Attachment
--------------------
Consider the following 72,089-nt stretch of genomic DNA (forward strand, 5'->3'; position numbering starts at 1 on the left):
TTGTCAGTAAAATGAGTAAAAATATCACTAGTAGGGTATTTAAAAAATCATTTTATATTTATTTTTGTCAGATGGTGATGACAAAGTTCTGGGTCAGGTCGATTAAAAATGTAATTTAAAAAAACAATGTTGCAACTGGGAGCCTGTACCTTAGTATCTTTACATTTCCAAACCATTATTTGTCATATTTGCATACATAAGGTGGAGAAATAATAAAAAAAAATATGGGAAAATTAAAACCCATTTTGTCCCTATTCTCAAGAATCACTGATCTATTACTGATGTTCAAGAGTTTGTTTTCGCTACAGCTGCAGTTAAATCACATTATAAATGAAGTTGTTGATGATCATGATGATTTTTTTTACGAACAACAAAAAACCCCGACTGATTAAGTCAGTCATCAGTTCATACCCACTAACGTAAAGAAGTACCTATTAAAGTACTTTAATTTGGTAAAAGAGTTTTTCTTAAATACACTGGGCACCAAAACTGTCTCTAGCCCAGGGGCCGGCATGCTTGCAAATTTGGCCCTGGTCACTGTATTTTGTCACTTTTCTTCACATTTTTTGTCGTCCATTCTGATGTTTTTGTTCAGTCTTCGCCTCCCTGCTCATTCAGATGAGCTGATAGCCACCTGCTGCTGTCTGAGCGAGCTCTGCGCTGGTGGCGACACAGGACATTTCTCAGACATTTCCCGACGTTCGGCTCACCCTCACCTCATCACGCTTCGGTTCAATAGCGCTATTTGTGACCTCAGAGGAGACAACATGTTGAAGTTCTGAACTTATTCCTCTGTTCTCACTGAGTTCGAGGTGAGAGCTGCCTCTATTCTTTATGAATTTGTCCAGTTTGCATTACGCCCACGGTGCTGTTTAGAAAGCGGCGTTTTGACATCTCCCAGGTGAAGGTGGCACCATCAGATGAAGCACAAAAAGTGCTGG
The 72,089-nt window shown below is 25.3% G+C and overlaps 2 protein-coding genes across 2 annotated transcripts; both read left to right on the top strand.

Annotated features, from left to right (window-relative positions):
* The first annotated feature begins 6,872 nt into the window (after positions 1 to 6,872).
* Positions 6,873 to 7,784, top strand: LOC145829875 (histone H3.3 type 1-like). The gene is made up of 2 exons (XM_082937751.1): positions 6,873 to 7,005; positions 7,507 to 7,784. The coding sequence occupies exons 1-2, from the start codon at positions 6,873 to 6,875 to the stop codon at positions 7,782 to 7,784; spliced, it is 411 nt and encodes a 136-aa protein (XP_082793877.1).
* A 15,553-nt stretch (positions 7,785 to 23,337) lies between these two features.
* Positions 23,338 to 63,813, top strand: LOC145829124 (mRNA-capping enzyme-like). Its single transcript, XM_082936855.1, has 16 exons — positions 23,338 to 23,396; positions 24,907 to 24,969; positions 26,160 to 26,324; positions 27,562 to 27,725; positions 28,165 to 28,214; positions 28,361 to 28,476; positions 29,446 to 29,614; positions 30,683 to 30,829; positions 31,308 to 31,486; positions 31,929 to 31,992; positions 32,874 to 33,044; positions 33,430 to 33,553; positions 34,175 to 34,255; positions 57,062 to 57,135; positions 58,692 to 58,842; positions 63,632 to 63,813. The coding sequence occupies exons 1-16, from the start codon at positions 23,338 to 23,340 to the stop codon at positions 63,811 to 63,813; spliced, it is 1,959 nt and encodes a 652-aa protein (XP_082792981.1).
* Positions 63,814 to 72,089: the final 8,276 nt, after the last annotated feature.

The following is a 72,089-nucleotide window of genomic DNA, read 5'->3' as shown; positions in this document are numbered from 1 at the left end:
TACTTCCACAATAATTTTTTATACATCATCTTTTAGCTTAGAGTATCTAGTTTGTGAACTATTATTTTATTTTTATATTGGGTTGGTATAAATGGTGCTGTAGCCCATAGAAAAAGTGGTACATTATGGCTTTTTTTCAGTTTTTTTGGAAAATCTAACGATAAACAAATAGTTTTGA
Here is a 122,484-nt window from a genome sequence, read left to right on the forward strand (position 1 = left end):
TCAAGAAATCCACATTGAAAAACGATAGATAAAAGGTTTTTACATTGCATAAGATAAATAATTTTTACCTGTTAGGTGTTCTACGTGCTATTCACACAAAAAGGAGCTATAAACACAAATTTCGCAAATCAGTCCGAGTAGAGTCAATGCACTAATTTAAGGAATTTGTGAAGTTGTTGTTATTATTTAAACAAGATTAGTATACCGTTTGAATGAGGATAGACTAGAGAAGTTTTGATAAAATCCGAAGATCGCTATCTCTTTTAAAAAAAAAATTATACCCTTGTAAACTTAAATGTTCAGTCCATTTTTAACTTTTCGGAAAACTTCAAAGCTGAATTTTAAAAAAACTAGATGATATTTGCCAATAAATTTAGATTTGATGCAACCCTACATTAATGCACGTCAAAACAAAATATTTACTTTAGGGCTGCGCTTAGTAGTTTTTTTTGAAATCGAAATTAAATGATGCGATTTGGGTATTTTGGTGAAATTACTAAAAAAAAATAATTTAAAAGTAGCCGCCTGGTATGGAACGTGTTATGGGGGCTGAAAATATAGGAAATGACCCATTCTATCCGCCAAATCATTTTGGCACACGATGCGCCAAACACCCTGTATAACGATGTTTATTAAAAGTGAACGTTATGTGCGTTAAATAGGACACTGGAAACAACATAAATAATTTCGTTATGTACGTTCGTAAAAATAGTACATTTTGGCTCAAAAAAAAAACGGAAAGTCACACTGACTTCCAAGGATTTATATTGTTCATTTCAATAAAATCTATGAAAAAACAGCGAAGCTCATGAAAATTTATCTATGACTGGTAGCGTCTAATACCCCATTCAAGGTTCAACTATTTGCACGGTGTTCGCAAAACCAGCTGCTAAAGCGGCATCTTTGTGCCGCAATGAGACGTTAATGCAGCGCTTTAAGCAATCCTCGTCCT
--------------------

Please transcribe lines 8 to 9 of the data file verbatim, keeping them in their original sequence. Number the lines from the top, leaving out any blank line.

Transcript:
* Positions 23,338 to 63,813, top strand: LOC145829124 (mRNA-capping enzyme-like). Its single transcript, XM_082936855.1, has 16 exons — positions 23,338 to 23,396; positions 24,907 to 24,969; positions 26,160 to 26,324; positions 27,562 to 27,725; positions 28,165 to 28,214; positions 28,361 to 28,476; positions 29,446 to 29,614; positions 30,683 to 30,829; positions 31,308 to 31,486; positions 31,929 to 31,992; positions 32,874 to 33,044; positions 33,430 to 33,553; positions 34,175 to 34,255; positions 57,062 to 57,135; positions 58,692 to 58,842; positions 63,632 to 63,813. The coding sequence occupies exons 1-16, from the start codon at positions 23,338 to 23,340 to the stop codon at positions 63,811 to 63,813; spliced, it is 1,959 nt and encodes a 652-aa protein (XP_082792981.1).
* Positions 63,814 to 72,089: the final 8,276 nt, after the last annotated feature.